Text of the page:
WEBSTER: Oh, indeed.
CAVUTO: All right, Ashley, thank you. Great reporting, as usual, my friend.
WEBSTER: Thank you.
CAVUTO: All right, we're going to be up on those developments and the implications they have. That's tomorrow live, when we are going to be here from 10:00 a.m. to 12:00 p.m. following these developments.
We're also going to be attention -- paying attention to what's happening as we speak right now. The president will soon be landing on Air Force One in Paris, of course, looking back 100 years at World War I, the war that was supposed to end all wars.
We know, in retrospect, it didn't, but a very solemn weekend planned for the president of the United States.
We will have much more after this.
(COMMERCIAL BREAK) CAVUTO: All right, we are told President Trump and first lady Melania Trump have landed in Paris to commemorate the 100th anniversary of the end of World War I, the war to end all wars.
The president will be meeting with the French president, Emmanuel Macron, tomorrow, ahead of that.
John Roberts in Paris with the very latest, what's on tap
JOHN ROBERTS, FOX NEWS CHIEF WHITE HOUSE CORRESPONDENT: Hey, good afternoon to you, Neil, or good evening from Paris, where it's just about a little after 10:00, and the president just touched down at the airport a short time ago and will be making his way to Paris.
He's here for the commemorate -- commemoration, rather, of the 100th anniversary of the armistice that ended, as you said, the war to end all wars, but, really, in many ways just set the stage for World War II; 117,000 Americans perished in World War I fighting here in Europe out of the 5.7 million allies who died.
And the president will be paying his respects to those who fought and died under the American flag and other flags as well when he participates in ceremonies at two American cemeteries, one just outside of Paris, but halfway between here and Reims northeast of the city, the Aisne-Marne Cemetery.
And then one that's in the Northeast part of Paris called Suresnes, which is on a hill that overlooks downtown Paris, really is a beautiful, beautiful location.
As he was departing the White House this morning, the president said he's really looking forward to the weekend. Listen here.
(BEGIN VIDEO CLIP)
DONALD TRUMP, PRESIDENT OF THE UNITED STATES: It should be a very beautiful period of time -- the 100th anniversary of the ending of World War I.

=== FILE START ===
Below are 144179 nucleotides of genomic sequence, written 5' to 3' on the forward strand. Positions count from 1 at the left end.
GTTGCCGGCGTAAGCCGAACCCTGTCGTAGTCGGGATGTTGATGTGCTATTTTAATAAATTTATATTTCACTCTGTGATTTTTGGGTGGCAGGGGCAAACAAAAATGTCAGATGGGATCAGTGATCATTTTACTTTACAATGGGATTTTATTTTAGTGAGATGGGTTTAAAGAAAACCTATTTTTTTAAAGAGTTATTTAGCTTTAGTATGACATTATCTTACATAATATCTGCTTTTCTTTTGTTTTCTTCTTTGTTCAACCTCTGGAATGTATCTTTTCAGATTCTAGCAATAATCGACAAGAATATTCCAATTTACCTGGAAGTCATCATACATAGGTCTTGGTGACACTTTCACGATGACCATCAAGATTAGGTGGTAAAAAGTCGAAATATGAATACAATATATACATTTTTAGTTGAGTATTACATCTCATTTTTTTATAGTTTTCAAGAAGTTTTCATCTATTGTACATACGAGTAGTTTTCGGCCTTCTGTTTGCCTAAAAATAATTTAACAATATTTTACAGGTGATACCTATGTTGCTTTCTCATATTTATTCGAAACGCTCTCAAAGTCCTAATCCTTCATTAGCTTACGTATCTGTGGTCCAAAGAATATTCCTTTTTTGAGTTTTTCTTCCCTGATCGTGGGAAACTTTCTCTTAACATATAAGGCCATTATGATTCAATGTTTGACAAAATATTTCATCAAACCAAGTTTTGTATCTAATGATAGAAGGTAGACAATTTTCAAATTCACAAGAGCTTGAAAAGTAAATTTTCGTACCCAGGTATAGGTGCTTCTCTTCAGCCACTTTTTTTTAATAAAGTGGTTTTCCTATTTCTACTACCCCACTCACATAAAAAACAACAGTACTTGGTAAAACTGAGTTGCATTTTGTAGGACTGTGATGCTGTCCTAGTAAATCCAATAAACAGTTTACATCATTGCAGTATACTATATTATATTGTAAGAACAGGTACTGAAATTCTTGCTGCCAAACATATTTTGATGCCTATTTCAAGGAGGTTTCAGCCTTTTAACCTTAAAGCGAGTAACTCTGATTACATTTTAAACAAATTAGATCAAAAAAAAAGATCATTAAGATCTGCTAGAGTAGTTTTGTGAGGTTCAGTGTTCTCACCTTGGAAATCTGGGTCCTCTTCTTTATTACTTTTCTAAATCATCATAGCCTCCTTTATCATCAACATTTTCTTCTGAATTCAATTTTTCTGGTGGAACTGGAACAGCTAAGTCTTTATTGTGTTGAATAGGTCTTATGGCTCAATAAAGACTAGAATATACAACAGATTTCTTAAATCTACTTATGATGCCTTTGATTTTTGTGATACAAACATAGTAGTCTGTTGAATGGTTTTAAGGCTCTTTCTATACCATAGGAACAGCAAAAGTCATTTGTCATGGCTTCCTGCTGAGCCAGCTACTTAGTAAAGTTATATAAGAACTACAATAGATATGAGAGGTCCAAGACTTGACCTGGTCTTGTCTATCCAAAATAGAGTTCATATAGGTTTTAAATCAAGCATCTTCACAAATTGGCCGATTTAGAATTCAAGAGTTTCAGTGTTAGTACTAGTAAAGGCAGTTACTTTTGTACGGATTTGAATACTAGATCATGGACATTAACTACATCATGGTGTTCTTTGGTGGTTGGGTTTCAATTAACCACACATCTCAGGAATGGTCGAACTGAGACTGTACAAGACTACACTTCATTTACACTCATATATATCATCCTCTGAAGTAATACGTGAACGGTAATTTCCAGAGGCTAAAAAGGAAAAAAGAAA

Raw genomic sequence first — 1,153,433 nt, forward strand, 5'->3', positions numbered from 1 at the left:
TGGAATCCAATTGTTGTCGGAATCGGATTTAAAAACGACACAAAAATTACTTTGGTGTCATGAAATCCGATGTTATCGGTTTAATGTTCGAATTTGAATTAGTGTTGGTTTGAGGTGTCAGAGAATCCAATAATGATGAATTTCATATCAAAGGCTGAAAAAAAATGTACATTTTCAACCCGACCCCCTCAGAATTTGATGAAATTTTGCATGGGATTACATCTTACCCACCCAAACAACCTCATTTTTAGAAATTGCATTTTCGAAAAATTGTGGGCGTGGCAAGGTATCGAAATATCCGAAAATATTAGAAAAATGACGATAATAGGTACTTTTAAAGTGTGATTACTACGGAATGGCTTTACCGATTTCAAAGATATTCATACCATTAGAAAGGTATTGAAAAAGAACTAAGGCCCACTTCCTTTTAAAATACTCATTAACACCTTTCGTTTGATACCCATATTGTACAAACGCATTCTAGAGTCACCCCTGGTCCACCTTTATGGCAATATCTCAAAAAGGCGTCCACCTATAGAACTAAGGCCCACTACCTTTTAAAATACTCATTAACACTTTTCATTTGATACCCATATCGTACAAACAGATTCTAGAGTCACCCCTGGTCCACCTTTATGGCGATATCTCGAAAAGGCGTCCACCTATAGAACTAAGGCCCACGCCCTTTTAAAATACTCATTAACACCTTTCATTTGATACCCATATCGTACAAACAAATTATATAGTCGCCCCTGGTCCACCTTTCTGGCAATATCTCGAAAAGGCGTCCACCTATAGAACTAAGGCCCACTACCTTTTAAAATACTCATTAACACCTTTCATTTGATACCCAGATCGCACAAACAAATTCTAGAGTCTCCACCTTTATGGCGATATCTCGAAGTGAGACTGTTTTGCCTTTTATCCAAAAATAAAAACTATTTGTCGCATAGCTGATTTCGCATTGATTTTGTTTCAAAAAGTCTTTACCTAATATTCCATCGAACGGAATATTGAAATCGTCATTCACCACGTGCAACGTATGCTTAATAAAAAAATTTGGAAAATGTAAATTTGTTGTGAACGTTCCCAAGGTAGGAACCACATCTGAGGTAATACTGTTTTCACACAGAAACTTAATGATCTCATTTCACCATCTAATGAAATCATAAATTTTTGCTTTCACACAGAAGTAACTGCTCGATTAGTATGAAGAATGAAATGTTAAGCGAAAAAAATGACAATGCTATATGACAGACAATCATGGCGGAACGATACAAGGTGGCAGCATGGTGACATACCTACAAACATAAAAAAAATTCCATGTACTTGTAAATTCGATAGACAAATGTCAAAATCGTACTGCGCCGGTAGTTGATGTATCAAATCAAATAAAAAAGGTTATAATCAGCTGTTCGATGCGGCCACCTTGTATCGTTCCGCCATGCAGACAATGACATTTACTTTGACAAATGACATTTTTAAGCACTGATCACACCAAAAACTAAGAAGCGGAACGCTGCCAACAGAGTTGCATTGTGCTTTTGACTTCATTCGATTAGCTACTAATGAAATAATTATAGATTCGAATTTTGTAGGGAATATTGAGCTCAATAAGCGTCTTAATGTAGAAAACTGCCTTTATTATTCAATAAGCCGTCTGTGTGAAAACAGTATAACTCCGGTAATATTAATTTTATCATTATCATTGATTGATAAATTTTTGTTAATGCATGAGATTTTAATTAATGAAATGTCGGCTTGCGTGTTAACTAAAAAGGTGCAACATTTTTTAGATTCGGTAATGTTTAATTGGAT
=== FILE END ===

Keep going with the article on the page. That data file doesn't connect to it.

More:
We have many countries. The leadership of many countries will be there, especially since they heard the United States will be there. And we look forward to that. It'll be a great, really, commemorative service. I think it's going to be something very special.
(END VIDEO CLIP)
ROBERTS: Yes, there will dozens of leaders here, including Vladimir Putin.
Last month, you will remember, Neil, the president said it's likely that he would meet Vladimir Putin on the sidelines of the commemoration this weekend. The national security adviser, John Bolton, said the same thing, seemed to be even more definitive of it happening.
And then all of a sudden, they said, well, there's not enough time to do it during this weekend. So they postponed it. The president will likely now meet with Vladimir Putin in Buenos Aires on the sidelines of the G20.
He will be meeting with President Macron of France, who his popularity has been waning a lot, Neil, his popularity rating only 29 percent now. And to that end, he's actually lashing out against some factions of the European Union, in an interview on a radio talk show saying -- quote -- "Without a doubt, Europe has become too ultra-liberal. We need a stronger Europe that protects. We must have a Europe that can defend itself on its own, without relying on the United States."
And the president about to disembark there from Air Force One -- Neil.
CAVUTO: All right, John, thank you very, very much.
The read on all these developments, including a number at the United Nations this week.
Karen Pierce, the U.K. ambassador to the United Nations, if you have not heard this woman in action, I urge you to record it and collect them. She is just a sight to behold on the floor of the United Nations.
Ambassador, good to have you.
KAREN PIERCE, BRITISH AMBASSADOR TO THE UNITED NATIONS: Thank you very much, Neil. Nice to be here.
CAVUTO: These are very commemorative, serious, almost austere events, recognizing the 100th anniversary of the end of World War I, but they bring all the powers together, and then to try to maybe think about the risks you take going too far.
How do you think this weekend goes for this president, for all the major European leaders? How do you think it goes?
PIERCE: Well, I think you're absolutely right, Neil, to talk about bringing people together.
I think, first and foremost, they're an opportunity to say thank you. Thank you to all those soldiers from all our countries who've served and gave their lives.
It's an opportunity for Europe to say things thank you to the United States for sending its soldiers to help. And it's an opportunity for reconciliation, above all with Germany, as the enemy that most people think of. But now look where we are in relations with Germany.